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Sep
28

Research Roundup – Friday edition

So, hard as it is to believe, there was some non-Supreme Court hearing stuff going on this week.

I know…I missed most of it too.

So, here’s some of the most important research we all missed while overloading incoming web servers watching yesterday’s hearing.

Drugs, Opioids, and profiteering physicians

The fine folks at WCRI continue to do lots of stuff so we don’t have to. Two things stand out this week; a compendium of every state’s work-comp pharmacy-related regulations, and a webinar on the effectiveness – or lack thereof – of regulations designed to address the should-almost-never-be-allowed practice of physicians dispensing drugs for profit.

Out in the real world, we learn that in many cases it’s harder to get access to drugs to deal with Opioid Use Disorder than to get the opioids that cause OUD. 

14% of plans do not cover buprenorphine/naloxone, a preferred medication for OUD maintenance treatment. Only 11% of plans cover implantable buprenorphine and 26% cover injectable naltrexone, both of which may facilitate adherence for patients with OUD. Seventy-three percent of plans cover at least one abuse-deterrent opioid pain medication, while 100% of plans cover at least one short-acting opioid pain medication.

Hey P&T committees, get with the times!

Making sense of data

myMatrixx’ Cliff Beliveau has an excellent piece on using data visualization to help explain complex issues. Well worth a read.

Dumb things companies do

Roberto Ceniceros’ column on Lockton’s denied-claim research has been on my desktop for weeks. I’ve read it twice, and you should too. Net is this – denying claims is often a really bad idea.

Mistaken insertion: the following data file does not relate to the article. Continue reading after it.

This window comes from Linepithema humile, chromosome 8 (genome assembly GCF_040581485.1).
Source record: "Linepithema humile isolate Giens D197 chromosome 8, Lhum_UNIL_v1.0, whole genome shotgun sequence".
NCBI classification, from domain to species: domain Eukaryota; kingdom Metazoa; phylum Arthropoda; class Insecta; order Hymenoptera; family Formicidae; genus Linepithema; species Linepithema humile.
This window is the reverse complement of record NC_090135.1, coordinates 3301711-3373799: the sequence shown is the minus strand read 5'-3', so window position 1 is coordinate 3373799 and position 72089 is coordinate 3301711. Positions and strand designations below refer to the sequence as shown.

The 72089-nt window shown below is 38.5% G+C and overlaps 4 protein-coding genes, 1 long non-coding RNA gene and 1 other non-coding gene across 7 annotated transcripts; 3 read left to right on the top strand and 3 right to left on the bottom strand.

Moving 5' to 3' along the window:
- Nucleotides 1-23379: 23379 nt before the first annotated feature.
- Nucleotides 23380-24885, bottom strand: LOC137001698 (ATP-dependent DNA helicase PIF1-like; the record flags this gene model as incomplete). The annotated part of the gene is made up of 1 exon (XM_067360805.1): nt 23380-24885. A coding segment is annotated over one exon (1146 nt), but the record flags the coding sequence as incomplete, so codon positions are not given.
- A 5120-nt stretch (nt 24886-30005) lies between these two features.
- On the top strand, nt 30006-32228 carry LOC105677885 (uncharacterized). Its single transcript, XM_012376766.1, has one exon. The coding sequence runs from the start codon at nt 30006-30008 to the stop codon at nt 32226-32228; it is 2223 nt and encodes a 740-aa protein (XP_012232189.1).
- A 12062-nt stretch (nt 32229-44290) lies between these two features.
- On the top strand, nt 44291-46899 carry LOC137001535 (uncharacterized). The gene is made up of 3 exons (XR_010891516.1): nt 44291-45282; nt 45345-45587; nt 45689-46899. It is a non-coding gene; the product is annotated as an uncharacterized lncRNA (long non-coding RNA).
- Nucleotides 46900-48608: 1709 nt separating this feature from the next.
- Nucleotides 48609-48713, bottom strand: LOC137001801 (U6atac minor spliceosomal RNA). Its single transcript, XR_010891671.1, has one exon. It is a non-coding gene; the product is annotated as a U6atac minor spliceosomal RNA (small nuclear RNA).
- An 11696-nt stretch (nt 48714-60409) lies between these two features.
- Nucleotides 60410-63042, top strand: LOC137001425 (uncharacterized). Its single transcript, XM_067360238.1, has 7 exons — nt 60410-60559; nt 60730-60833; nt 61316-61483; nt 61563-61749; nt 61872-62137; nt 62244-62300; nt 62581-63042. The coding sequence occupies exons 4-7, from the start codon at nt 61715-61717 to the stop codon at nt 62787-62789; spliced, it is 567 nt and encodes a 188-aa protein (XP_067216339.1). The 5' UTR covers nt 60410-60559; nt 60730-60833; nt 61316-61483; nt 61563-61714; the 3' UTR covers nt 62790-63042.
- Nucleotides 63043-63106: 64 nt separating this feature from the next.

Finally, from the professor who teaches what may be the only most important class in business school comes an eye-opening look into how work is bad for you. The logic and rationale is not what you may think. Here’s just one excerpt, which I would label Companies are not smart:

Companies do not act on the basis of the best evidence. They merge even though much research shows that mergers destroy value. They use forced-curve ranking systems for performance reviews even though extensive evidence documents the harmful effects. There is no reason to believe they would behave any differently with respect to their human capital.

Evidence shows work hours are negatively related to productivity, that giving people more autonomy leads to higher motivation, and that layoffs often harm performance, including profits. So in making employees sick, employers have created a lose-lose situation.

Enjoy the first weekend of fall.


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Joe Paduda is the principal of Health Strategy Associates

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